Now let’s go to some numbers drawn from the European Value Study (2000). Sticking with the Catholics, the more-than-once-a-week-at-Mass crowd has a mean number of 1.81 children, while those who never go to church have 1.09. Protestants and Orthodox show a similar though less dramatic decline when church attendance is correlated to number of children¯with an interesting exception. Protestants who go to church more than once a week have fewer children than those who just go on Sundays (1.53 as compared to 2.03). Are the pious Protestants being demoralized by all that sober church-going?

The same decline occurs when you run the numbers on the way in which women aged 18 to 44 answer the hoary question about religion: Very Important, Somewhat Important, Not Important. The Very Important cohort among American Catholics has 1.74 children; the Not Important crowd has 0.93. The same differences obtain for Protestants, and the same differences show up in Europe.

Fascinating, and I am certain George Weigel would say “Not surprising.” But when Frejka and Westhoff look at individual European countries and regions, the picture gets muddy. Norwegians, it seems, have children in spite of religious disinterest. Italians don’t have children even if they go to church. The French, they speculate, might be more fruitful and multiplying if they went to Mass on Sunday. So the study concludes on a tentative note. If Europeans as a whole were as religious as Americans as a whole, “one might expect a small increase [in fertility] for Europe”¯with one qualification¯“but considerably more for Western Europe.”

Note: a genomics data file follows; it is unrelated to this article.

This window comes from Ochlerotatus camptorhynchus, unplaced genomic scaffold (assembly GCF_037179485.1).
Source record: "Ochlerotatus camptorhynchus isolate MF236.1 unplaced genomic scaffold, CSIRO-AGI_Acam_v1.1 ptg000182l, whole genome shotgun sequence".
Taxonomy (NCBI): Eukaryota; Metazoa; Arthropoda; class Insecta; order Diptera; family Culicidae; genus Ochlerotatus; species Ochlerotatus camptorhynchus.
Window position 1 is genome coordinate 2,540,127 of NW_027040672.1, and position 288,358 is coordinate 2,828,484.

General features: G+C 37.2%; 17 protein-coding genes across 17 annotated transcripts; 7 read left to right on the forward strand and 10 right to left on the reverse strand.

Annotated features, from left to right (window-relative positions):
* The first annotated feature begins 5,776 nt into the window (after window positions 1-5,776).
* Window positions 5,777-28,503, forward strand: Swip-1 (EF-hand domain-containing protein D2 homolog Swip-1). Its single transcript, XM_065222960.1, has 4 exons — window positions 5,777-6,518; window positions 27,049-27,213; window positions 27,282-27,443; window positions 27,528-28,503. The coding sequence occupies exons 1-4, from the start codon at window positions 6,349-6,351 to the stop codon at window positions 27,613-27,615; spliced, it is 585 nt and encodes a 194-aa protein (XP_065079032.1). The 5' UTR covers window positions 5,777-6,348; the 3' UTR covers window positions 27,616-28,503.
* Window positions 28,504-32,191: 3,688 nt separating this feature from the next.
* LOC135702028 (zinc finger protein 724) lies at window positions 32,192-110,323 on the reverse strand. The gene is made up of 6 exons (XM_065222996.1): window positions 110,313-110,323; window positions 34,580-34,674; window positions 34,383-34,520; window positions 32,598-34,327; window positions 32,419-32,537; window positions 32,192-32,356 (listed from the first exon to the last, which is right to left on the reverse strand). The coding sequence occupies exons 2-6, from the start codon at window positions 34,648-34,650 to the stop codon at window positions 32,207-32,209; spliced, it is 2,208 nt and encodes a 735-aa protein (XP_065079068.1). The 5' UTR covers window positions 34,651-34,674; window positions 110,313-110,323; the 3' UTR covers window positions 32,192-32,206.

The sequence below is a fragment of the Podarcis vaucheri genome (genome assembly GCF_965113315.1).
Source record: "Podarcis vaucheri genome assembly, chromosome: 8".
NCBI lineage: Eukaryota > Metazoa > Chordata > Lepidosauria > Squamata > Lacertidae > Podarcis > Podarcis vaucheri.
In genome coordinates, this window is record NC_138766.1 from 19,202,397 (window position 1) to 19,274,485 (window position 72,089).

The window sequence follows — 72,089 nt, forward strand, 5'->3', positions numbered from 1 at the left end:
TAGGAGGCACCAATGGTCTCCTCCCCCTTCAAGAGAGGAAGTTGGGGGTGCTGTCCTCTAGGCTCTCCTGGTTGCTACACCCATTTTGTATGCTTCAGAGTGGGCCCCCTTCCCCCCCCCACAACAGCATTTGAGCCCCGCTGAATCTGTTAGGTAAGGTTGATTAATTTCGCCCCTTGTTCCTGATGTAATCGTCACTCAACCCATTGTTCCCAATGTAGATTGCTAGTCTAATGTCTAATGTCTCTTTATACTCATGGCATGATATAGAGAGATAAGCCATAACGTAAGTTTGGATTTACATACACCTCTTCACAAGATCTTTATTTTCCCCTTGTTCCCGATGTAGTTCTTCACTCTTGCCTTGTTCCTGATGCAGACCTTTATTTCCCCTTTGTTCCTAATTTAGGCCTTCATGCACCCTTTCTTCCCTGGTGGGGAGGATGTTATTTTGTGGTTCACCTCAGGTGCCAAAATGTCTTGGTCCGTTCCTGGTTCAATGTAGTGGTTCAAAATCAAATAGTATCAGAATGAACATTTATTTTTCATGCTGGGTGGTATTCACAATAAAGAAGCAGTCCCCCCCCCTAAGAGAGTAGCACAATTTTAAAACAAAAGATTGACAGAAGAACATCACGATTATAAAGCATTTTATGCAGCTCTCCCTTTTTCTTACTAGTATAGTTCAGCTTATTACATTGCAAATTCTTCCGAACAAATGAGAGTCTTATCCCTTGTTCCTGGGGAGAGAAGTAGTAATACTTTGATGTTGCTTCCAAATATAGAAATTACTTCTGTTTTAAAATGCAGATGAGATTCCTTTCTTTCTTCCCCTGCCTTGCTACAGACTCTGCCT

It seems awfully opaque, doesn’t it? Welcome to demographic predictions. Maybe European unbelief is a factor in their demographic suicide, or at least maybe in some of the countries of Europe. Perhaps the “maybes” are inevitable. Faith influences everything in culture, but I can not imagine that social scientists will ever be able to isolate “the religious coefficient” for any significant social practice, least of all for something so fundamental as forming families and having children.

But I do not want to end by muddying the waters. Let us leave fertility aside for a moment. One other statistic astounded me: 12 percent of American women aged 18 to 44 attend church more than once a week. That’s a lot of people! Among Europeans, the percentage is 3, a noble cohort, but a much smaller one.

With faith comes a culture of life. But a culture of life needs to penetrate and shape society. Laws matter, schools matter, politics matter, but deep underneath all institutional affairs heart speaks to heart. The women who attend Mass or Bible study during the week (12 percent!)¯they (and the men as well) are the irradiated core. Their hearts do far more than polls or surveys to explain why our society still vibrates with religious intensity. May their numbers increase, both here and everywhere.

R.R. Reno is an associate professor of theology at Creighton University and features editor at First Things .